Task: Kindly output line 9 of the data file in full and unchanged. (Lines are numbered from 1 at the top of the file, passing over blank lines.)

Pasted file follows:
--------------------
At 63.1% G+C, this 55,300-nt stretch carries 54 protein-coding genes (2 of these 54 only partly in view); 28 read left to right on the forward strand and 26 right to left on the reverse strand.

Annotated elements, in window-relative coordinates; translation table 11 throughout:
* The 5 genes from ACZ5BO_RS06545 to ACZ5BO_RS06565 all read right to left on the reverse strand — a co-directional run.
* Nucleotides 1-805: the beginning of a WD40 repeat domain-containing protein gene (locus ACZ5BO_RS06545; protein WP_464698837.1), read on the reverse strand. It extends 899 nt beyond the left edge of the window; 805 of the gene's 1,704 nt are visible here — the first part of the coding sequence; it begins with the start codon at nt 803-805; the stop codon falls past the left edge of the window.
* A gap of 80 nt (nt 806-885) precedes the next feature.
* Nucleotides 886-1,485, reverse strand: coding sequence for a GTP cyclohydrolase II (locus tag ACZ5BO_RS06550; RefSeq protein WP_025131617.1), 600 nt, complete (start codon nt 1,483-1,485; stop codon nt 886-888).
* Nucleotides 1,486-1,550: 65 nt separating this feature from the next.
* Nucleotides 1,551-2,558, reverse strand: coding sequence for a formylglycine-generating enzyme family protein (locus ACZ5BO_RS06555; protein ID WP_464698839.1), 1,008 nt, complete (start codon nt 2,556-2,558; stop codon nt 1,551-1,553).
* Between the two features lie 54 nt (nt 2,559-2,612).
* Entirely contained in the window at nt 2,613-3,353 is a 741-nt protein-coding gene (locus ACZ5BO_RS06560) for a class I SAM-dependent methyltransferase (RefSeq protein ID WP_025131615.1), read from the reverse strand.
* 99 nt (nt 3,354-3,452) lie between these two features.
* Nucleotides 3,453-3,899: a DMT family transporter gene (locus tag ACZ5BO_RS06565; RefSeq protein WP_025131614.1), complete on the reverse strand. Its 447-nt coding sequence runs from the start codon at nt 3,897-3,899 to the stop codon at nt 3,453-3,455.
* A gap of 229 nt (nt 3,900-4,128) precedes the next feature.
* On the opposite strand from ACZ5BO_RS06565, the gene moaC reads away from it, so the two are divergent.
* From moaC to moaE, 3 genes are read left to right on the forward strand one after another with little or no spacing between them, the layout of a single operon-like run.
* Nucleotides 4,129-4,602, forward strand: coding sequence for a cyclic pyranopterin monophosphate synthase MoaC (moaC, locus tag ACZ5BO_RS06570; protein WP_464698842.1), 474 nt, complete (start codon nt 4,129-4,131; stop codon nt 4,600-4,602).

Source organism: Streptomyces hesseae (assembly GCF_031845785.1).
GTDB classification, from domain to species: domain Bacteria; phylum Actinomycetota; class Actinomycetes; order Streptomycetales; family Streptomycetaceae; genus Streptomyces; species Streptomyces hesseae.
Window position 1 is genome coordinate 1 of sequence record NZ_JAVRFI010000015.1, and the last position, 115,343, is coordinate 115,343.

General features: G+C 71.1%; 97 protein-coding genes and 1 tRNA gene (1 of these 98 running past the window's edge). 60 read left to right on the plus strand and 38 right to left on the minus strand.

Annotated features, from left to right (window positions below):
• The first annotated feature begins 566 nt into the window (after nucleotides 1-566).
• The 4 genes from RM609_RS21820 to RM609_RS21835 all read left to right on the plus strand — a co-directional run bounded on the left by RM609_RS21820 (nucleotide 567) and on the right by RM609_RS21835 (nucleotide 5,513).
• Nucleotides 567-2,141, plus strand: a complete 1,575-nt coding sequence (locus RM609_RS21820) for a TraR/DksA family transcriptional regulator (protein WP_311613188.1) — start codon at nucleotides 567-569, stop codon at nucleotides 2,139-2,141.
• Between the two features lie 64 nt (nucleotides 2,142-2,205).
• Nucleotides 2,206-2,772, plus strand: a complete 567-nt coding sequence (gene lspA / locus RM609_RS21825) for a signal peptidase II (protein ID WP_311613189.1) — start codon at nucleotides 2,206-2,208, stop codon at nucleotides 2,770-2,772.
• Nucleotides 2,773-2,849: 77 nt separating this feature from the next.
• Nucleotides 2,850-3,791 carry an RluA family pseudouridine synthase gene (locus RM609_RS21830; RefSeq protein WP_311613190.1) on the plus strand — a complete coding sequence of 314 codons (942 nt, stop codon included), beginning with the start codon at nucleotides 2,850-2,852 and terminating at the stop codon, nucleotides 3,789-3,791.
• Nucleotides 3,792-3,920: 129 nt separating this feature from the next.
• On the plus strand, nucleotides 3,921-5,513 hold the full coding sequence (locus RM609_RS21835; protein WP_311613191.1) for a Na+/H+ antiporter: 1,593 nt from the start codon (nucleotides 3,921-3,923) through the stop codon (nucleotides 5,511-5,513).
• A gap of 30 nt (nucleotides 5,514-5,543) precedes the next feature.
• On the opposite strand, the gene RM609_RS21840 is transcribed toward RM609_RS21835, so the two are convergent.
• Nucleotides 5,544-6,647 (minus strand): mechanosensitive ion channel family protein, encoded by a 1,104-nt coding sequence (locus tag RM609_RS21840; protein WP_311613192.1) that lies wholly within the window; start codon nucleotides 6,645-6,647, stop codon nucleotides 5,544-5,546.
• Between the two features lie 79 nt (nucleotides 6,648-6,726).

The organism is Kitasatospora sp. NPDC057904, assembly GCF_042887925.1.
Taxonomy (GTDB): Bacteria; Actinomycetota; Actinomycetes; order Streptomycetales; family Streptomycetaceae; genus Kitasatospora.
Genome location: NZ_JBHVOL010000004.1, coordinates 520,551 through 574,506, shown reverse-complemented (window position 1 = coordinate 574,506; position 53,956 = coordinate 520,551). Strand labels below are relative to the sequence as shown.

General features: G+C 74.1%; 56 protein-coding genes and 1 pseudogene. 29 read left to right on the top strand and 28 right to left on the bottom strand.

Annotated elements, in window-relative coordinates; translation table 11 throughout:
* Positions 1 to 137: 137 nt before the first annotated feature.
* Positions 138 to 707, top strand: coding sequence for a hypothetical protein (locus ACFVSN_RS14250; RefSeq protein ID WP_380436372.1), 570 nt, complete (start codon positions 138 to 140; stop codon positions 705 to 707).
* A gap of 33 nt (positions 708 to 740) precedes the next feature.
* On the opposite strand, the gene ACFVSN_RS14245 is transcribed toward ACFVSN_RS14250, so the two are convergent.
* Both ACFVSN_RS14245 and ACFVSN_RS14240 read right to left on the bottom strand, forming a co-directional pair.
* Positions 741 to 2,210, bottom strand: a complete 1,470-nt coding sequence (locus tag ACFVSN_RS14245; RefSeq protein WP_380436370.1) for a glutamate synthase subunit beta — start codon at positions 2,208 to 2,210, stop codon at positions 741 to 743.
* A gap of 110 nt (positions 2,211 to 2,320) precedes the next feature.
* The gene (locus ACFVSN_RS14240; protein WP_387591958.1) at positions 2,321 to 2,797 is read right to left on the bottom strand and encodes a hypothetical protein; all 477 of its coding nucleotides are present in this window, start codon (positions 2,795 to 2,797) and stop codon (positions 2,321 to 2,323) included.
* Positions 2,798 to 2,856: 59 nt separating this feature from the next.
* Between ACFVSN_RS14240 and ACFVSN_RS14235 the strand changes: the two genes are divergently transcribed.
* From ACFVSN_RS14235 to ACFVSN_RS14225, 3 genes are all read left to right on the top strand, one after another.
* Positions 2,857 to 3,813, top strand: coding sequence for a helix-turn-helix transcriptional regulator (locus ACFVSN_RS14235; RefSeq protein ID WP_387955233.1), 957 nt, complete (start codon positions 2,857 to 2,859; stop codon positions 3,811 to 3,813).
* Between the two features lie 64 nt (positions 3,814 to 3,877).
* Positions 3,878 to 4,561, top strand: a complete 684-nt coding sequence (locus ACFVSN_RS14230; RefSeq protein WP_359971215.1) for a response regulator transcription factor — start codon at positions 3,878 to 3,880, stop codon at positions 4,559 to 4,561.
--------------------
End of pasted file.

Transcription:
* Between the two features lie 54 nt (nt 2,559-2,612).